The London Icons That Are Not Really Very Iconic

By M@ Last edited 77 months ago
The London Icons That Are Not Really Very Iconic

What does it mean for a building to be iconic? Must it be universally recognised, steeped in history or towering in reputation? The word gets more dilute as the years go on. The family of London icons today extends way beyond the likes of Big Ben and Tower Bridge, with many office blocks and residential schemes now billed as iconic. Let's take a look.

This is the Old Street roundabout (a few years back). By any standards, it's a grubby, noisy place in dire need of its proposed redevelopment. It's also iconic. So say any number of websites.

The buildings beside the roundabout have taken on the same status. The nearby coffee house Shoreditch Grind is iconic. The under-construction White Collar Factory is iconic. The curvy Bezier Apartments on the south-east corner are iconic. They look iconically like a pair of buttocks complete with rectally placed entrance.

Iconic, or colonic?

At least Old Street Roundabout is emblematic — and therefore in a sense iconic — of the tech startup scene. Often dubbed the 'Silicon Roundabout', the area does carry some kind of fame beyond its immediate vicinity. That cannot be said of all London's iconic buildings.

Witness, for example, the 'iconic Octagon Point'. This eight-sided office block was recently renovated by Alan Sugar (we assume he had help — it's definitely too big for one craggy old man to tackle on his own). It opened last year, with such iconic trappings as 'four state-of-the-art meeting rooms' and a flourishing branch of the Co-Op. Here's how it looked just before Alan got his grouting gun out:

It's the one on the right.

These aren't London's only iconic offices. Oh no. Here's a whole Pinterest board full of them. We particularly like this little number on Baker Street. It's so iconic that the entire workforce has to leave by 2.30 every day, just so that journalists can come and photograph its iconic interior.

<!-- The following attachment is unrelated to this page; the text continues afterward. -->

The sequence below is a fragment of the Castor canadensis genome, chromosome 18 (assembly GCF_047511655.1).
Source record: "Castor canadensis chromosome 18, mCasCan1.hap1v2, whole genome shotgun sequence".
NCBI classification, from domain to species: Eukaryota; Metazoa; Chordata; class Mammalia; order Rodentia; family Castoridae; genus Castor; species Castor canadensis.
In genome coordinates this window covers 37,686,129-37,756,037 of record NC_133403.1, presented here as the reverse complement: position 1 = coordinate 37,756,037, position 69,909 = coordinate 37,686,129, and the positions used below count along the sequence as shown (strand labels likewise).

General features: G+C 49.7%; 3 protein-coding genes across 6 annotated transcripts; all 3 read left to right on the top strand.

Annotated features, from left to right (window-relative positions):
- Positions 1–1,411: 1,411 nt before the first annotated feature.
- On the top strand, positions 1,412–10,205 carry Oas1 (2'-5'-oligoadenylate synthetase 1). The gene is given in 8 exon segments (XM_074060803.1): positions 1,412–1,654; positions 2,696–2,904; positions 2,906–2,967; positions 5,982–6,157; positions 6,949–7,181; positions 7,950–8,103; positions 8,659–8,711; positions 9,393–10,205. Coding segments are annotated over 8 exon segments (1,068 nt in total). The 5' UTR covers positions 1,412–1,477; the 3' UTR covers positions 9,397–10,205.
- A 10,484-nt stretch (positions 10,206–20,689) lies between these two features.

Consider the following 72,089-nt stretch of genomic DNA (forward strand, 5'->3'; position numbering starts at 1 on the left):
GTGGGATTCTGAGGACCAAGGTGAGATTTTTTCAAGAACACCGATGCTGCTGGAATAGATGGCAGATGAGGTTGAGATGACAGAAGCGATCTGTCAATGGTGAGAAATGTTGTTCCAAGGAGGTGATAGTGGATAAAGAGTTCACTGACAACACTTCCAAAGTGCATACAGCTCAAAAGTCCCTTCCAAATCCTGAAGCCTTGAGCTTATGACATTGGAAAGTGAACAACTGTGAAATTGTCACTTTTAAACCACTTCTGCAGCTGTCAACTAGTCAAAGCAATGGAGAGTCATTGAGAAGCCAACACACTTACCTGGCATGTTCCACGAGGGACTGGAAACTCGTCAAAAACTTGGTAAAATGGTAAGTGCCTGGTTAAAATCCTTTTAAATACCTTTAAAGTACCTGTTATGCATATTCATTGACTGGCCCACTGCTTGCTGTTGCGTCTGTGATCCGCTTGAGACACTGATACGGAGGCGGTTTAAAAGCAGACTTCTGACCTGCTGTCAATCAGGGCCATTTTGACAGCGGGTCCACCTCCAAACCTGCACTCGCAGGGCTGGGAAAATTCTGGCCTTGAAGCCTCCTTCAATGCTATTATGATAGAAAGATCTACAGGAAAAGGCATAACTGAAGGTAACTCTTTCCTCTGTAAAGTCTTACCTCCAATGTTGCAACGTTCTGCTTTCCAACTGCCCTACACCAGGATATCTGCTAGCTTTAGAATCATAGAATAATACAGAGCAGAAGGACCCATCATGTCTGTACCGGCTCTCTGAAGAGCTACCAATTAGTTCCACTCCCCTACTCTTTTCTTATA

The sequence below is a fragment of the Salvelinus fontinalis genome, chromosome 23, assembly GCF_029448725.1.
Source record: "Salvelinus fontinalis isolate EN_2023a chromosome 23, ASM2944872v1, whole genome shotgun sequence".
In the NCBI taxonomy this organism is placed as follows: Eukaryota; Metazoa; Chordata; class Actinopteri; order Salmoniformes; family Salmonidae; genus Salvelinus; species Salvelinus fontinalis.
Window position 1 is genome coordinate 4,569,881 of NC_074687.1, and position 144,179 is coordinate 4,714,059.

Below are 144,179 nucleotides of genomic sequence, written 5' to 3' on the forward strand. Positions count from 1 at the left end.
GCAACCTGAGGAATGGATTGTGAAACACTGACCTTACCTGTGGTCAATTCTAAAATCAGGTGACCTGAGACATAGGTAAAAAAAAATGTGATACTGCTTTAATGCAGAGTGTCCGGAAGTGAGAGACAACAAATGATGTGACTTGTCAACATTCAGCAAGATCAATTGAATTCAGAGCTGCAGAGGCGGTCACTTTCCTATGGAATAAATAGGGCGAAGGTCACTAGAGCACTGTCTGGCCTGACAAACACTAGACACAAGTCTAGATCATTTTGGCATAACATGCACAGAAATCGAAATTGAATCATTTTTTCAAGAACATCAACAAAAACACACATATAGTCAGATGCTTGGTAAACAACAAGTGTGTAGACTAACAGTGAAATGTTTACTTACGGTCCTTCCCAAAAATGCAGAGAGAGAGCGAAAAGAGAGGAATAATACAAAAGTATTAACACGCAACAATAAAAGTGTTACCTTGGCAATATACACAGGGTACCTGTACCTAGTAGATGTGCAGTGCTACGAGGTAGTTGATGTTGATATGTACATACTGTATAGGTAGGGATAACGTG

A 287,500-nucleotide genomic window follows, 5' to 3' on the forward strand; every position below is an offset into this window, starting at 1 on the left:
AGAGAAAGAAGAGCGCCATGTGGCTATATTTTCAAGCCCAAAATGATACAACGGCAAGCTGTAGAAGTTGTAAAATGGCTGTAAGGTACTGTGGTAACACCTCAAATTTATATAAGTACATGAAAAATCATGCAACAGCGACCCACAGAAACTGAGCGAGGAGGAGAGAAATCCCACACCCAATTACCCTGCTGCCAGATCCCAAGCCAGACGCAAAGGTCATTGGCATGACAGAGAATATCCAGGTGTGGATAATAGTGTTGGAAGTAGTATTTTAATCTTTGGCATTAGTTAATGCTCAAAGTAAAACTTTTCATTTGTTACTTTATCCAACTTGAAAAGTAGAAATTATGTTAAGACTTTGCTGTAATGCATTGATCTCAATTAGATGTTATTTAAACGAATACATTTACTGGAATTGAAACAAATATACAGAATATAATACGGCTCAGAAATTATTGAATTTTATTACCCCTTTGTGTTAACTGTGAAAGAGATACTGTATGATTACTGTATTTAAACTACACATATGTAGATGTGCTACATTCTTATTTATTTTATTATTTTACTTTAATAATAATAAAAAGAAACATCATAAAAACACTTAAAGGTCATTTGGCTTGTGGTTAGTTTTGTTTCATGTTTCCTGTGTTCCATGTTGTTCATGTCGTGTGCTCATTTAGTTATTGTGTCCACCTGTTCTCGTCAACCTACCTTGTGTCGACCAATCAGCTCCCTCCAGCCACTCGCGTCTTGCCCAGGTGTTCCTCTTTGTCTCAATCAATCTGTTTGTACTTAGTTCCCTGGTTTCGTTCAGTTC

In a city like London, even non-existent buildings can be iconic. Take London Square, out in Putney. This 'distinctive modernist development of 113 one, two and three bedroom cutting-edge apartments' is still under construction, yet it was described two years ago as 'an exciting and iconic' new building. What right-thinking person could disagree?

Isn't it iconic, dontcha think?

We could fill a whole second internet with over-egged descriptions from estate agents and developers. To take one more example, though, how do you fancy renting one of the 'stunning' apartments in this 'iconic new development' next to Kingston Bridge? Expect to see it on postcards and t-shirts soon. It's THAT iconic.

Speaking of Kingston Bridge... Among London's crossings, surely only Tower Bridge, and possibly the Millennium Bridge, can be considered iconic? Not so. Blackfriars Bridge is one of London's most iconic, according to OK, we can just about live with that. It does have a certain Victorian grandeur. But we can't bring ourselves to concur that Southwark Bridge is iconic. Can you picture Putney Bridge in your mind's eye? You should be able to, because it too is iconic, and it leads to the iconic London Square. The Daily Mail finds Richmond Bridge to be iconic (and no doubt carcinogenic) while workaday Vauxhall Bridge is described by this site as both iconic and an 'exclusive world location'. Every square inch of the planet is an exclusive world location.

Putney Bridge. Iconic.

Finally, Londontopia points us towards the Economist Plaza in St James's. Not only is the building one of London's 'most iconic', it is also 'one of the most prominent examples of urban design anywhere in the world in 2015'. It must have come on somewhat since we took this photo in 2009.

This article was written from Londonist Towers, an iconic open plan office in Shoreditch with iconic views of the iconic converted warehouse building over the iconic street.

Last Updated 16 May 2016